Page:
07 June 2012

E-Annotating (Part 2)

E-books offer many ways for us to increase student engagement with texts. I highly recommend Adam Renfro's article on Getting Smart (sourced from Deliciouswhich rang all sorts of educational bells with me and inspired some of this post. 

Following on from Annotating Part 1, I'd like to offer a brief share of some of the practices which I have found come with e-reading. Late last year I read my first full book using Kindle e-book software on an iPad (I read it but I don't get it, which I have blogged about before) and immediately explored the options for annotating.

This image shows how you can leave notes or questions on the text. I found this practice had a similar effect to those I discussed in my earlier post about paper/pen annotations. This annotation could be used to record students' personal connections to the text, as Cris Tovani suggests in her book. I would also use this aspect for student questions about a text, as the note allows them to specify the type of question which they had.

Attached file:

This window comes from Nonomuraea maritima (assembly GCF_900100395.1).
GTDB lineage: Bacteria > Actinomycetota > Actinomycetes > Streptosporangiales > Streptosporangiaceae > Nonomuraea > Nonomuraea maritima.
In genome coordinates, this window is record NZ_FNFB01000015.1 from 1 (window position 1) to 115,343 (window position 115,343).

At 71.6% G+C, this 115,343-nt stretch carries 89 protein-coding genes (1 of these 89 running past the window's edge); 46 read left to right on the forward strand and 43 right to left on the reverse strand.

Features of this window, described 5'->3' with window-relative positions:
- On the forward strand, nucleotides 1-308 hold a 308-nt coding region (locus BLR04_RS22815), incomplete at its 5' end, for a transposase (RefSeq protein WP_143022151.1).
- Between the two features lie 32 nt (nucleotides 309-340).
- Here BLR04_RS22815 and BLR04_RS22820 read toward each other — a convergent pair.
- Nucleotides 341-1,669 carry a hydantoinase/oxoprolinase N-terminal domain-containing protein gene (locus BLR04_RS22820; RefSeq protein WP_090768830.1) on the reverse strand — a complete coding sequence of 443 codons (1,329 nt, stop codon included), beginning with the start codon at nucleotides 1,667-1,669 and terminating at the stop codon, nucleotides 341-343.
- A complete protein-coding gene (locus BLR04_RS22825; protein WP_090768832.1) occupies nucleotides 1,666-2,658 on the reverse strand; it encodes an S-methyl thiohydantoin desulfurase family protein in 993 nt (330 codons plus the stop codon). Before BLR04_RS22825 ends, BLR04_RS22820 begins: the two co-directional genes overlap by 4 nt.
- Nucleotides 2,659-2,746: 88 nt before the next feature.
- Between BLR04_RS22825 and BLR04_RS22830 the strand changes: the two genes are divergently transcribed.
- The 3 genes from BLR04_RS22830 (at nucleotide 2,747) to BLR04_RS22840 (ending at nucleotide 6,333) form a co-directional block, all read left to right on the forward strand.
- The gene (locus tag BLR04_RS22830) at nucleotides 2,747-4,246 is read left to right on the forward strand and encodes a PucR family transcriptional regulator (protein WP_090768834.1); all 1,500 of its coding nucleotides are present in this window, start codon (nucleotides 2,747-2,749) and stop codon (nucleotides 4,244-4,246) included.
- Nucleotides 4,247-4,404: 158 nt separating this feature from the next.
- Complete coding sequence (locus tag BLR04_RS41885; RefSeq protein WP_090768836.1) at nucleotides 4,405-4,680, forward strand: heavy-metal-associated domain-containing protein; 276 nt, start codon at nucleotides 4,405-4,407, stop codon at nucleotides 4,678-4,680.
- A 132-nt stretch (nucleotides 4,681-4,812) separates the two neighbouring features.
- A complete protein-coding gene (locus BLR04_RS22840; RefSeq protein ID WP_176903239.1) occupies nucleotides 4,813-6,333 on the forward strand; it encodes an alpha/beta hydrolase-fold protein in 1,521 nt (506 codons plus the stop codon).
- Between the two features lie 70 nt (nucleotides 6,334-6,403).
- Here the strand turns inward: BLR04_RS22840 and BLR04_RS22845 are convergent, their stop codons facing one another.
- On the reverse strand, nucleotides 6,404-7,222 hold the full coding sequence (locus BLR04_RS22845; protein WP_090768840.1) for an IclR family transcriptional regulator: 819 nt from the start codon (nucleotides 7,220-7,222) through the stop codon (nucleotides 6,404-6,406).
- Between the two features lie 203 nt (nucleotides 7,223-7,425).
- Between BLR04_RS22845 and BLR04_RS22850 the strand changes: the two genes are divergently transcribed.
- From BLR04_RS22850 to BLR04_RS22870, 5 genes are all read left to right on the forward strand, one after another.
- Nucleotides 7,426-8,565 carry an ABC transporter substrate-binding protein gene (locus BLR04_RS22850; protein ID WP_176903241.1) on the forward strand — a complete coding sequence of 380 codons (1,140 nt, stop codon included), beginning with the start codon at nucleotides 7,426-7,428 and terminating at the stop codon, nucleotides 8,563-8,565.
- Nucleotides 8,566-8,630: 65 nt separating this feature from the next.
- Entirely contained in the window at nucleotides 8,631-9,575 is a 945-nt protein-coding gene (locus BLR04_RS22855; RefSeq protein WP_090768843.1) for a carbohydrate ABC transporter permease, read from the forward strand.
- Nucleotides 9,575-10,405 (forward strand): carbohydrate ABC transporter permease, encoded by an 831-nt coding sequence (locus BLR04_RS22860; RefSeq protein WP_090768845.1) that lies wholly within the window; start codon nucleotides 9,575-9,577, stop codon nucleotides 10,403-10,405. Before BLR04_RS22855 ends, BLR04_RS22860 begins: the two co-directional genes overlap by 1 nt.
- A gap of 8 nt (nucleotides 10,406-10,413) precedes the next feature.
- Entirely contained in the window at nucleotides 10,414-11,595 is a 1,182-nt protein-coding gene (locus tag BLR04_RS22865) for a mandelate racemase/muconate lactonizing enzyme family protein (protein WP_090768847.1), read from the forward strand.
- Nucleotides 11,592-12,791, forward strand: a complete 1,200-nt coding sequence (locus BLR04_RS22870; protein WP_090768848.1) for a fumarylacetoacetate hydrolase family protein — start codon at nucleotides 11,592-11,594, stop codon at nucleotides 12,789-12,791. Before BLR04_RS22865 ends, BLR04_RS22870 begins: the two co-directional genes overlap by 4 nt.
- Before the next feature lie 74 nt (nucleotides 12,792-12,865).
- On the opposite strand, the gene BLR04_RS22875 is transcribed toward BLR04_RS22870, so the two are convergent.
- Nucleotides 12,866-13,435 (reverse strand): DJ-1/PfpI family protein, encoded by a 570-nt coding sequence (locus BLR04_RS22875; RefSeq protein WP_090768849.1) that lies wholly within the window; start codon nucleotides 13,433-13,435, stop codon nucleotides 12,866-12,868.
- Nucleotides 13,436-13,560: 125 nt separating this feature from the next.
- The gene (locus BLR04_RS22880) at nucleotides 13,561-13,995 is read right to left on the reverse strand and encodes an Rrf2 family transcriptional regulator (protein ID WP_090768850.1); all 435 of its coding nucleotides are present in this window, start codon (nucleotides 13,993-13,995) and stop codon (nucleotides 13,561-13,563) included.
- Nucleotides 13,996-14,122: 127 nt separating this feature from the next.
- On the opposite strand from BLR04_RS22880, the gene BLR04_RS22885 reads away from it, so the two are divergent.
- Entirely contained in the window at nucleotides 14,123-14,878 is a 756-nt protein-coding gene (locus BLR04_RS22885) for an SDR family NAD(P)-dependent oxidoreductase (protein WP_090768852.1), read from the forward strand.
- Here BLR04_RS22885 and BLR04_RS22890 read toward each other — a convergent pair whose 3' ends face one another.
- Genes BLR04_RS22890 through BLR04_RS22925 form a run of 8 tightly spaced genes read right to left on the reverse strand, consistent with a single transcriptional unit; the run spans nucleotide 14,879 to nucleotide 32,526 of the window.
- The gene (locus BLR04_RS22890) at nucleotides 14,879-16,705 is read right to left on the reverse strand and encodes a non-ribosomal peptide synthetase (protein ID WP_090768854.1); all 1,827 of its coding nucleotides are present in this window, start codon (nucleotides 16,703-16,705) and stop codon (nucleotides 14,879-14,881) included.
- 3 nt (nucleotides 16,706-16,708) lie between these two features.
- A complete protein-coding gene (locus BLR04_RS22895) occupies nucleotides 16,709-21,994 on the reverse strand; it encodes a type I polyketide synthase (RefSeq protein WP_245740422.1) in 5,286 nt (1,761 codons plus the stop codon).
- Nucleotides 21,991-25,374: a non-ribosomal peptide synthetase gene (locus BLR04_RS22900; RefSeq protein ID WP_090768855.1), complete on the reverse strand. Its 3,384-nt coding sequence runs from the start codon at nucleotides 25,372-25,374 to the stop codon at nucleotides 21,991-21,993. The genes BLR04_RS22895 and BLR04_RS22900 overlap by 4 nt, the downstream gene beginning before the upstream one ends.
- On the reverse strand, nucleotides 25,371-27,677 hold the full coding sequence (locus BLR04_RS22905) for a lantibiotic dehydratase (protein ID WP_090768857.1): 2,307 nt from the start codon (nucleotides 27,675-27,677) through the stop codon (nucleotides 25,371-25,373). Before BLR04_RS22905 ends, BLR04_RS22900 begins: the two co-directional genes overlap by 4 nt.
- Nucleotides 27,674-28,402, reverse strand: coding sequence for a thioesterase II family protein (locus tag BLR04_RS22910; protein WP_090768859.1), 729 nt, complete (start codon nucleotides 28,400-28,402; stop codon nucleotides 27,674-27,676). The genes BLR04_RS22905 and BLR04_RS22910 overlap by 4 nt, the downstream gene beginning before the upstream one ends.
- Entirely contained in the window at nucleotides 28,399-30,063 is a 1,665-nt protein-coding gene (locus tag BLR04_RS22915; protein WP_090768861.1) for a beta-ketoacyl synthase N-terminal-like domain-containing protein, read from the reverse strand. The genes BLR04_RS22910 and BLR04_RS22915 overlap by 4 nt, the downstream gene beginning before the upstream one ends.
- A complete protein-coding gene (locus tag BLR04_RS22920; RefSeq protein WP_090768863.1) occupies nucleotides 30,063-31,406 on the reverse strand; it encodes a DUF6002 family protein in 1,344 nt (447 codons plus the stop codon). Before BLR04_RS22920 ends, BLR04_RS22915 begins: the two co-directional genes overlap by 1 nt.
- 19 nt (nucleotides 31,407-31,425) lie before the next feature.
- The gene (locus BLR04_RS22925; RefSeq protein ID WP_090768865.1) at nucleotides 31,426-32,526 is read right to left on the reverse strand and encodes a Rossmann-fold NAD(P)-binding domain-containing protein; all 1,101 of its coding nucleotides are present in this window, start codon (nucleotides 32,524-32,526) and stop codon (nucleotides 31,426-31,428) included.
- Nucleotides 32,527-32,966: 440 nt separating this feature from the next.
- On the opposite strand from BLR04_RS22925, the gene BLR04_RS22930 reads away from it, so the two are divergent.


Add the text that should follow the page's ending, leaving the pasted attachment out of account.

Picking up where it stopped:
Highlighting is invaluable, but I found myself only selecting individual words as it was difficult to select a chunk of text. However, this is still so useful in the classroom. Students could be asked to highlight something specific, such as the verbs in a passage or the figurative language, or some other relevant textual feature. I envisage students then sharing their selections with other individuals/pairs/groups, followed by using the note-making application to show their interpretation of the textual features.

Once I was finished the text, I found that the notes were not as easy to find in the text as the highlighted sections, which stand out on the electronic pages. That was until I discovered that I could search for all 'Notes and Marks'. When I wanted to peruse this text again, I used the Notes and Marks as a guide to what I had deemed salient on first reading. It allowed me to quickly find the section on connections to the text which I wrote about in a subsequent post on Cris Tovani's work.

As I said earlier on, e-books offer many ways to increase student engagement with texts, and I would have to devote a month of blog posts to all of them if I were to do them justice. I hope that as e-books become more available, I can develop further e-annotation strategies.

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